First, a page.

Siberian Rusty: Russia’s Despoiled Wrangel Island


There are few places on earth more hostile to human life than Russia’s Wrangel Island – when it comes to climate, comfort & communication, even Siberia seems cozy. That hasn’t stopped people from trying, however, though the price paid in attempts to colonize this lonely outpost have left a poisonous legacy of environmental despoliation on a massive scale.

(images via: USA State Department and TrekEarth)

Wrangel Island (not to be confused with Alaska’s Wrangell Island) is named after Baron Ferdinand von Wrangel (1797–1870), who in the early 1820s searched for an island mentioned in local legends but never found it. The island that bears his name is located northwest of Siberia’s Chukchi Peninsula along the 180° meridian at 71° north latitude. Its harsh “severe polar climate” (the record low temperature was -57.7°C or -71.9°F) is at its bone-chilling worst during the 2 months between November 22 and January 22 when the 2,800 square mile (7,300 sq km) island doesn’t see a sunrise.

(images via: Lyn Gualtieri, Visions 2200 and Cameron Davidson)

The polar opposite – literally – of a tropical paradise, Wrangel Island is thought to have been the stomping grounds of the world’s last Woolly Mammoths though the remains found on the island indicate these holdouts against extinction were a much smaller variety. These insular dwarf mammoths, Mammuth primigenius wrangelensis, may have survived into the second millennium BC, thousands of years after their larger cousins vanished into history.

(images via: Lyn Gualtieri and Gigazine)

The remoteness of Wrangel Island probably shielded the last mammoths from human predators. Though prehistoric Siberian hunters and Russian fur traders visited on a temporary basis, it wasn’t until 1926 that the first permanent settlement on the island was established at Ushakovskoye.

(image via: RussiaTrek)

Though the first child born on Wrangel Island was recorded at the settlement in 1928, villagers have had to be evacuated a number of times. Ultimately, Ushakovskoye was not sustainable: Vasilina Alpaun, the village’s last resident, was killed outside her home by a polar bear on October 13, 2003.

(images via: Corbis and Sergey Gorshkov)

Various attempts to colonize Wrangel Island in the 20th century by Russia, Canada, the United States and the Soviet Union have left a bitter and unsightly legacy: environmental degradation on a massive scale. The pollution is striking in a visual sense but more insidious is what is unseen – slow but steady contamination of the island’s soil and groundwater by leaked petrofuels. Though Wrangel Island is a horribly cold place much of the year, temperatures rise to 15°C or 60°F during the all-too-brief summer months from June through August. Not uncoincidentally, summer is when Wrangell Island sees an astonishing burst of plant and animal life.

(images via: Gigazine and Sergey Gorshkov)

Biologists estimate over 400 species of plants flourish on Wrangel Island, twice the number found on any other Arctic tundra territory of similar size. The island is a favored polar bear breeding ground and other animals found in abundance include Arctic Fox, Arctic Wolves, Snow Owls, Snow Geese, lemmings, seals and walruses.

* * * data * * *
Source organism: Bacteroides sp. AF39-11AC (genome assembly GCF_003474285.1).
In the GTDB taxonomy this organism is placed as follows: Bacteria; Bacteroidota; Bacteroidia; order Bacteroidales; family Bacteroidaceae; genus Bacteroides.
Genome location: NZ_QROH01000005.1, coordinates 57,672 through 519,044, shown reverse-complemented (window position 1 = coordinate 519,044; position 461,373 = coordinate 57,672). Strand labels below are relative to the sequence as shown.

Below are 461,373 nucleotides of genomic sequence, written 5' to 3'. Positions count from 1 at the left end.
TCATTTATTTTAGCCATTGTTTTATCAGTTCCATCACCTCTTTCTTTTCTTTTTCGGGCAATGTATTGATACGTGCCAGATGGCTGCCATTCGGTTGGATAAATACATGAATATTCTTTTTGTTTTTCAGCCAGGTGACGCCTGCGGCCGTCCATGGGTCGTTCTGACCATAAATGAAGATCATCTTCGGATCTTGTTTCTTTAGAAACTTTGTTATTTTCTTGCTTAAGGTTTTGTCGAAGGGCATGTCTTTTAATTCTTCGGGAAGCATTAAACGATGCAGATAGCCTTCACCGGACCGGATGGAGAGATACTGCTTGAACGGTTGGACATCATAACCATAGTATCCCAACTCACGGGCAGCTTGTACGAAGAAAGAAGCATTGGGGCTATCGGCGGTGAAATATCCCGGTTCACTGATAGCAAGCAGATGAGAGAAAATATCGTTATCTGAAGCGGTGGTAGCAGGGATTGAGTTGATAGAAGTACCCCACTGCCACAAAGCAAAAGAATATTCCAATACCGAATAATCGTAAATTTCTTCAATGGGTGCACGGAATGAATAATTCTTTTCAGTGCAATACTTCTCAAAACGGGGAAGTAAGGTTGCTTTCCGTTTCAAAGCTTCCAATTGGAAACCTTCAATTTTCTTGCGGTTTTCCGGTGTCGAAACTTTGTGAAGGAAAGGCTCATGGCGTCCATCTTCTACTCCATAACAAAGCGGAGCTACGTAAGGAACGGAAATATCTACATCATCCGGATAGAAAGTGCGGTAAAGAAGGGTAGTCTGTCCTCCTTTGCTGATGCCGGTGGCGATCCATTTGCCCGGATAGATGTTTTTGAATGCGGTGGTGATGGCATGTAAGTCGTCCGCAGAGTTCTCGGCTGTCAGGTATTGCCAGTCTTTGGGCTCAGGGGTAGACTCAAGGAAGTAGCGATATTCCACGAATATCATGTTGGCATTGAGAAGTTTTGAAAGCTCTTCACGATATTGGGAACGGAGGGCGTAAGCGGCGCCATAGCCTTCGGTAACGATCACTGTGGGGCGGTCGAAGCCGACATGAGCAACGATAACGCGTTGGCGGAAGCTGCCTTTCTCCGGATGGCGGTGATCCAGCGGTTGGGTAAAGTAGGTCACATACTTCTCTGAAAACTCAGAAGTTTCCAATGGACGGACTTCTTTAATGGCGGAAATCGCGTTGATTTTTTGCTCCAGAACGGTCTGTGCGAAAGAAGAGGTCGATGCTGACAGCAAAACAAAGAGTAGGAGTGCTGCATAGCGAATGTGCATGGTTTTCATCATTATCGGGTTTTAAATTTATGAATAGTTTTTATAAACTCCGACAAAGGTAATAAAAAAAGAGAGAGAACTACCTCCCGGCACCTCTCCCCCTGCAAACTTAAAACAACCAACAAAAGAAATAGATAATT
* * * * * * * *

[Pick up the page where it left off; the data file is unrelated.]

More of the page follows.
(image via: RussiaTrek)

Migrating birds consider the island a crucial stopover point and introduced large mammals such as reindeer and musk ox have thrived. The government of the USSR, in a rare pro-environmental move, established the Wrangel Island State Reserve in 1976. The 1,730,000 acre (700,000 ha) reserve was designated a UNESCO World Heritage site in 2004.

(images via: Sergey Gorshkov)

These worthwhile green initiatives clash with the extreme despoliation that has occurred on other parts of Wrangel Island. Seemingly endless rows of used oil drums litter the treeless landscape while structures and buildings meant to be temporary are gradually being reduced by arctic winds and relentless freeze/thaw cycles. How to explain this disfiguring mess?

(images via: Sergey Gorshkov)

The expansive garbage dumps on Wrangel Island result from a combination of its extreme isolation and forbidding climate. Human settlements in frosty climes require fuel, typically shipped in standard 55-gallon oil drums.

(image via: Sergey Gorshkov)

Transportation by ship is expensive; by helicopter even more so – and bringing empty drums back to their original shipping point by those methods isn’t economically feasible. And so the drums are stacked outdoors, each one containing small amounts of residual fuel that leaks onto (and into) the ground as the drums slowly corrode.

(images via: Russian Geographical Society and RussiaTrek)

Russian wildlife photographer Sergey Gorshkov (above, left) has spent years visually documenting the oft-savage beauty of Russia’s far eastern regions. “I have begun shooting wild nature imperceptibly, taking pleasure which I can’t compare with anything,” says Gorshkov. “I want to photograph the native wildlife such what it is, what it always was and what it should remain for our children.”

(images via: Sergey Gorshkov)

Gorshkov’s eerily beautiful record of Wrangel Island’s spoiled landscape adds a new dimension to his photographic style, capturing the island’s wildlife amidst the flotsam and jetsam of human profligacy. Regardless of the post-apocalyptic scenery surrounding them, Gorshkov’s subjects manage to maintain their essential dignity and natural, timeless beauty. That’s more than can be said for the people who created the mess in the first place.

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